For much of this week I have been taken from my bug fixing work to drag a functional test kicking and screaming across the fine line that separates working from broken.

This test was to ensure that JIRA’s “Johnson” servlet filter will correctly stop incoming requests from waking up the plugin system or the micro container (picocontainer) while the system is unable to respond. Cases include while JIRA is being setup, during an import etc. JIRA returns a 503 Service Temporarily Unavailable response for SOAP, RSS, AJAX etc. URLs.

The functional test is a JWebUnit test which uses HttpUnit underneath so I set HttpUnitOptions.setExceptionsThrownOnErrorStatus(false); to enable my code to assert the 503 response instead of it causing an exception.

After the commit I arrived at work to find that I misread an auto completed method and had broken the build because the static state of the jwebunit test client had not been reset upon teardown.

In the JIRA team, you get _The Broken Yo Yo_ if you break the build:


Oops. I commit the change after testing it again.

After lunch, I come back to my screen and see the broken yoyo again:


Bummer. This time I was overzealous in asserting the status message after the 503. That’s server specific and I only ran my tests on Tomcat. Our Bamboo Resin build had failed. OK if it’s 503 that’s good enough. I commit the change after testing on Resin and Tomcat and go home.

Next morning:


Websphere in the overnight build. What now? Wow! Websphere is really crap. It seems to return some weird response that, when using jdk 1.5 or 1.6 results in a runtime exception wrapping an IOException in JWebUnit. Not in JDK 1.4, which we support. My default JDK is 1.4 so I don’t accidently use more recent API features, but I switch over to verify the problem and put this in the test:

catch (RuntimeException re)
// If we get here, it's possible that we are running on java 1.5 +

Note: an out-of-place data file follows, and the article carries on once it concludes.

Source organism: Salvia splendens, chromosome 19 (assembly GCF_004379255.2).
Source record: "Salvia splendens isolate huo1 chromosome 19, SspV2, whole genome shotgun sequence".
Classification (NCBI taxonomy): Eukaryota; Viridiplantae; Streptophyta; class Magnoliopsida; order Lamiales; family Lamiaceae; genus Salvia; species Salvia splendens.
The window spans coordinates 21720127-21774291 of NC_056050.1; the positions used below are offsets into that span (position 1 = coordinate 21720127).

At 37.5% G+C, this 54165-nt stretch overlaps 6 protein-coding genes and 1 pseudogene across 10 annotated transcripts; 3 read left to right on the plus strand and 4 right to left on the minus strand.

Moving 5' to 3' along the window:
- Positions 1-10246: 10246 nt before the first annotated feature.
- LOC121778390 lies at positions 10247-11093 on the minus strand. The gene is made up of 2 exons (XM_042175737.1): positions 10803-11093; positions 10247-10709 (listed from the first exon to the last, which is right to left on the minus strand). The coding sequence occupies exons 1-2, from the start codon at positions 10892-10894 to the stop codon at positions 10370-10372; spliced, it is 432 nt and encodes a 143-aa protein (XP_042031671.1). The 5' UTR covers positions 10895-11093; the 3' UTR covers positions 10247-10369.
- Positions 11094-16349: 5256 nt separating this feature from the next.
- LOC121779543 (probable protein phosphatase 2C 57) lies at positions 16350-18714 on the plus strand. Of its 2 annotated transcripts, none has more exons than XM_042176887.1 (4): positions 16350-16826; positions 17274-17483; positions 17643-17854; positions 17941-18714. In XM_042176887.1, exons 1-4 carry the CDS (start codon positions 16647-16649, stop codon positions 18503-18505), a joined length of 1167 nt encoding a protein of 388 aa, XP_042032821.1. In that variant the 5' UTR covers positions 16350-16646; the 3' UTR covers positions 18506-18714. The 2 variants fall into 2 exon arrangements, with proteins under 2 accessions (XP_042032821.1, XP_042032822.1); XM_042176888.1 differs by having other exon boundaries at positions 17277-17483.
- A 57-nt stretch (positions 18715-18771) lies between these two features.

// and the server is websphere. in this combination (and only this
// one AFAIK) the HttpUnit client receives a null from
// HttpUrlConnection.getErrorStream() which, according to the JDK javadoc
// is supposed to indicate that there is no error. It certainly means
// nothing can be read from it!
// Unfortunately, when HttpUnit then follows the getInputStream() call
// tree it ends up with an IOException it didn't expect.
// To add insult to injury, this IOException is not set as the cause
// of the RuntimeException jwebunit wraps it in so we just make some small
// efforts to ensure the basis of the
// exception is the 503 we were hoping for.
log.warn("Can't assert 503 response, using crude websphere workaround");
WebResponse webResponse = getDialog().getResponse();
assertEquals("expected service unavailable response for url: '" + atUrl + "'",
503, webResponse.getResponseCode());
assertEquals("should be no content for this url: '" + atUrl + "'", 0,

Whew! Finally I test that on Websphere and commit my fix. After lunch my team help me realise my mistake (did you spot it?)


OK. So I used a 1.5 API feature while I had my JDK switched. STOOOPID! It’s looking embarrasing now so I quickly commit after testing on JDK 1.4, 1.5, 1.6, Tomcat, Resin and Websphere and go back to my bug.

The next day I come in:


What!? As I walk in Dylan is ready with his “it wasn’t me…”. Some people are starting to feel sorry for me. Others are busy with the photocopier.

Turns out in the nightly uber build Orion failed due to what now seems to be a bug in Orion 2.0.2 (fixed in 2.0.7). I also found that the specific failure point was checking for the 503 on a URL that our filter is configured to ignore anyway, so I can safely remove that part of the test case and commit. Also, the Orion builds in Bamboo were simultaneously dying with an OutOfMemoryException and Orion wasn’t working on my box. Smackdown!

Even now I am fearful to kick off the builds again. I do get the feeling the universe somehow didn’t want this func test to be written. At least that theory might help me offload some responsibility! 🙂

But on the positive side, Even after working at Atlassian for a while now I can still learn about the team’s prefered methods in the gentle art of communication in the event of a broken build and intend to fully utilise this knowledge should the opportunity arise. (Andreas this means war)

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